Is Class Ranking a Thing of The Past? A Long Island Mom Considers Her Daughter’s Experience

During a recent trip to my hometown, I reconnected with some old schoolmates. As we were  recounting our high school days, someone mentioned our class valedictorian, which evolved into a discussion on class rank, and none of us could recall where we stood in the pecking order. It was not something that I remember reviewing with my guidance counselors or factoring into my ability to get into the college of my choice.

This led me to think about the role that class rank plays today in the college application process. Although class rank was an important measure of success several years ago, there’s a movement to lessen its significance that has been gaining momentum across the country. Many schools in the U.S. have stopped numbering students from valedictorian on down and more than half of all high schools no longer publish class rank.

In light of the current competitive culture that exists for a student to get into the college of their choice, I personally agree with this shift, which is being echoed by college admissions professionals.

A 2017 National Association for College Admission Counseling report showed that admissions counselors considered grades in college preparatory courses to be the most important factor when deciding which students to accept. But because these courses tend to be more difficult, students who strive for a top class rank spot may shy away from taking them, which can be detrimental in the long run when they take significantly harder college classes.

In fact, a recent survey of students at Guilderland High School in Albany County, New York, proved this point by revealing that 79 percent of students said they would be more comfortable taking challenging courses in high school if colleges would never see their rank. It’s important that students don’t become so consumed with class rank that they opt out of taking classes that challenge them.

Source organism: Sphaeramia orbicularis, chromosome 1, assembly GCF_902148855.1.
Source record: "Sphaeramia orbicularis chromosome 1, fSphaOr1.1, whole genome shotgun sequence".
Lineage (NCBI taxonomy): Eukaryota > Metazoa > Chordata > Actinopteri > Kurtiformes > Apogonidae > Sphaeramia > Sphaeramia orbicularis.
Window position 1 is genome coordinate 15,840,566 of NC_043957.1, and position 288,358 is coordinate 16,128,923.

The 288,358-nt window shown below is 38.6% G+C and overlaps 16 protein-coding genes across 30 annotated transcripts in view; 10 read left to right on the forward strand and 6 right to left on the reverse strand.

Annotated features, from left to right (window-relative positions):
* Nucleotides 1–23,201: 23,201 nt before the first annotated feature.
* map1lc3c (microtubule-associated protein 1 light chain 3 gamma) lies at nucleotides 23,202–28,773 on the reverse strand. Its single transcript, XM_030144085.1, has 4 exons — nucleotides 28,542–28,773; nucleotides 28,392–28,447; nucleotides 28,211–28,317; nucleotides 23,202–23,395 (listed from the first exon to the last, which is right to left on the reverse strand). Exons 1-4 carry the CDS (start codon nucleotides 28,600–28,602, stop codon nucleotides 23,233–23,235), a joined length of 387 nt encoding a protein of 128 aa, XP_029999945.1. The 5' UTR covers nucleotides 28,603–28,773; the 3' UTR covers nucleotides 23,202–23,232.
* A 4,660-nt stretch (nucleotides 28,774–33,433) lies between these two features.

In addition, an emphasis on class rank status can also be inaccurate and short change some students, as different schools configure it differently, with some basing it on unweighted GPA and others on a weighted GPA — giving extra points for more challenging courses.

While class rank may still hold significance in assessing which students should be awarded academic scholarships, colleges have been phasing out its importance and using other methods in their selection processes. Those that used to rely on class rank are leveraging SAT scores along with GPA to evaluate students. Others are adopting a more holistic approach that places an emphasis on personal statements and essays, teacher and counselor recommendations, leadership experience, and the individual talents of applicants.

In my personal experience with my daughter, a junior in high school, we are working toward a well-rounded college resume and high school experience that includes focusing on an increasingly harder course load and taking on club leadership roles and participating in community service activities.

Striving to be at the top of the class is an admirable goal, but the most important thing is that our students are held to high standards and that our schools are measuring their growth accurately, paving the way for their future success in college and beyond.

What do you think?

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